[Mnbird] migrants, Crosby Farm Park, St. Paul

linda whyte birds at moosewoods.us
Mon Sep 14 21:07:05 CDT 2015

This promised be a "birdy" day, when a Red-tailed Hawk showed up in the
cottonwood tree two yards over from ours. A whining squirrel and a raucous
Crow circling the cottonwood, gave away its presence before it departed. I
decided to attempt a good look at the Townsend Solitaire in Resurrection
Cemetery (Mendota Heights). The effort yielded only another brief,
questionable view. It did result, however, in many Yellow-rumped and Palm
Warbler sightings. That prompted a check of Crosby Farm Park, which proved
very fruitful.

Rounding the south side of the smaller lake, I noticed two Great Blue
Herons sunning themselves in trees on the north side. A loud splash drew my
attention to an Osprey, lifting from the water a hefty fish, which he
brought to a tree to eat. It would have been no surprise to see an eagle
fishing there, because of the eagle nest on the adjacent lake, but I don't
recall ever seeing an Osprey there.

A look for any other pleasant surprises, yielded one: a flock of around 75
Pelicans was circling over the Highland area, with a Red-tailed Hawk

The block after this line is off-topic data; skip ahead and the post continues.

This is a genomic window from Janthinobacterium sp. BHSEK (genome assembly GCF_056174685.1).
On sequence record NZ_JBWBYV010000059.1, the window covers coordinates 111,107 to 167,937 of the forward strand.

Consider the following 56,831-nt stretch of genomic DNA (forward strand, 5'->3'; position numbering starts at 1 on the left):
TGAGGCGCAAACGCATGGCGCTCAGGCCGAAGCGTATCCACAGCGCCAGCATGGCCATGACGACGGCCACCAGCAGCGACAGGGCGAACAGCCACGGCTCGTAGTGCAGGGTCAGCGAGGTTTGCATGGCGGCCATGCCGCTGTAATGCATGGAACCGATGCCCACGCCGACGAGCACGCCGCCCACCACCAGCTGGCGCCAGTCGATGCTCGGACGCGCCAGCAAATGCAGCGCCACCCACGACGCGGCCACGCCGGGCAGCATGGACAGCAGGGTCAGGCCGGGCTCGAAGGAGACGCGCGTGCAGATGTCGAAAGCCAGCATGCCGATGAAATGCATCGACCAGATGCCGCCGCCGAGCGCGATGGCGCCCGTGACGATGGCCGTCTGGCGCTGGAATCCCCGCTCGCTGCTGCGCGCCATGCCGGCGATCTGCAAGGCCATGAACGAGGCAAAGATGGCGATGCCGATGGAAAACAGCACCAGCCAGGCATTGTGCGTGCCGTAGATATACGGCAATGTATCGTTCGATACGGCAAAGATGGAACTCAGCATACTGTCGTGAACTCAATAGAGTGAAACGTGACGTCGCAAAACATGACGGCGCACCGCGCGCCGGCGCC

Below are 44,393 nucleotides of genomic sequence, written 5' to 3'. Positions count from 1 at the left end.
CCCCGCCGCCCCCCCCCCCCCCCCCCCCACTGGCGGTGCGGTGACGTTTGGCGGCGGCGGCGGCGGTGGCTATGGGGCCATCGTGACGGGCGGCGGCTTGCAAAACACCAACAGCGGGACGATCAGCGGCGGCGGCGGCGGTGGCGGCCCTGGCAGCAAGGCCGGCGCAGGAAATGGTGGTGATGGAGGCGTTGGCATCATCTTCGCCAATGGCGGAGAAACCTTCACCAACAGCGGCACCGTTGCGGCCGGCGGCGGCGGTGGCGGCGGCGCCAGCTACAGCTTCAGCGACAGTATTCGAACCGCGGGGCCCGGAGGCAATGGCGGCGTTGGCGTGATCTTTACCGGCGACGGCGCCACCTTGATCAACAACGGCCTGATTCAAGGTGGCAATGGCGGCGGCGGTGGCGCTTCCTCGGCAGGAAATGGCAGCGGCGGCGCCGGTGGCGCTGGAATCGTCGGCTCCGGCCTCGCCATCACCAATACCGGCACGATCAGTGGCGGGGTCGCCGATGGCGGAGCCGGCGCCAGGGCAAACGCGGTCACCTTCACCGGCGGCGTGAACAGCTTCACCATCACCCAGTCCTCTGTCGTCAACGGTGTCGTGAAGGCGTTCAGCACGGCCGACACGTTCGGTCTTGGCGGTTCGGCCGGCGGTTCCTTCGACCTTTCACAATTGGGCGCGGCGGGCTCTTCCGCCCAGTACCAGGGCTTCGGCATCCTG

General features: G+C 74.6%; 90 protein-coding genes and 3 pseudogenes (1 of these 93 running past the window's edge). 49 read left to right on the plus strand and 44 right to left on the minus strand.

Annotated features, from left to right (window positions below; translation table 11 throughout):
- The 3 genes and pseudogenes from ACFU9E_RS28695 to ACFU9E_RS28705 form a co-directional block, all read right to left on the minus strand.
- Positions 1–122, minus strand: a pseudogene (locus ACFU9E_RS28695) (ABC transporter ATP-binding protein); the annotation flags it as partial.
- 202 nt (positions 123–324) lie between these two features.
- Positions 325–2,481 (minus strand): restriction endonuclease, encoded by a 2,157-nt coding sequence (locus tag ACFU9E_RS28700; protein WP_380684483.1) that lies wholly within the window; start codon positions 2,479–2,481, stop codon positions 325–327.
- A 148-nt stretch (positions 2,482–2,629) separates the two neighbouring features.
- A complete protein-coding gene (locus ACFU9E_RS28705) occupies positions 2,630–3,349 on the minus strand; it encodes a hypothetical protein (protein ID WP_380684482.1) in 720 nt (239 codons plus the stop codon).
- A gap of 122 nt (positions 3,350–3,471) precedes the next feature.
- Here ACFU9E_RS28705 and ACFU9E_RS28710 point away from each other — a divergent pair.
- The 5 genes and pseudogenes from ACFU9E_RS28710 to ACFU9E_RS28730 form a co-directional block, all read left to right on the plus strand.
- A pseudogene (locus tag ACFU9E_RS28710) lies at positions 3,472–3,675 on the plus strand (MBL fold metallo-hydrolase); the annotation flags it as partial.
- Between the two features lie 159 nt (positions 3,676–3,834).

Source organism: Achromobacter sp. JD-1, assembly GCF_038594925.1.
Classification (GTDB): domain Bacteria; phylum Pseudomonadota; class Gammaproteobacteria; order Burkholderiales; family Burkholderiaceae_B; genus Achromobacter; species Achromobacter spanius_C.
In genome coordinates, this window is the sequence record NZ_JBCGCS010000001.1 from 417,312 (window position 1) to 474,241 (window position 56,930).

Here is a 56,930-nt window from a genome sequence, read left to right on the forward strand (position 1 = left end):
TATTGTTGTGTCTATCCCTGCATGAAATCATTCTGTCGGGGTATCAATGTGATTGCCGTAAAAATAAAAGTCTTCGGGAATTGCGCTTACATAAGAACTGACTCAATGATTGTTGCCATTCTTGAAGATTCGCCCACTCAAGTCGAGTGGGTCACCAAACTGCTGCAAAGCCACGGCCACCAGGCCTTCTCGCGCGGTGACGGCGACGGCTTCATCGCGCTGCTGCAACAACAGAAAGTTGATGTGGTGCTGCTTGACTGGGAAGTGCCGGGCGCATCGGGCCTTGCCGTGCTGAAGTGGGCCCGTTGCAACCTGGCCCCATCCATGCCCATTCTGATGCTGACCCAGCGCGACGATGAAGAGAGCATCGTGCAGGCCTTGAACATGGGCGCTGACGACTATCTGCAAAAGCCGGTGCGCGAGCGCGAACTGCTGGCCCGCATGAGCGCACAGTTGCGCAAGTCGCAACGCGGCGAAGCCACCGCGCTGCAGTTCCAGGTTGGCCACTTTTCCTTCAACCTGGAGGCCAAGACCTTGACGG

soaring above them. The hike eventually led through the woods, along the
river path, where warblers were combing the under-story: Tennessee,
Nashville, Orange-crowned, and possible Blackpoll. Among the Red-eyed
Vireos was at least one Yellow-throated Vireo and a possible Philadelphia.

A Belted Kingfisher put in an appearance on the river bank. Where the path
veered into the woods, the loud calls of a Northern Waterthrush could be
heard from a smal,l vine-covered tree. The bird crossed back and forth over
the trail, calling loudly for some minutes, and there may have been more of
its kind. While I was trying to find them, an Ovenbird showed itself in the
same vicinity.

Waterthrush appeared again in the stream outlet by the 35E bridge, where
two E. Phoebes were also hunting. Further upstream, a young Indigo Bunting
was feeding in the grape vines.  Everywhere, there were Goldfinches, some
of them still feeding begging young. Add to that all the Chickadees,
Nuthatches, Robins, and Woodpeckers seen, and it was well worth an exercise

Linda Whyte
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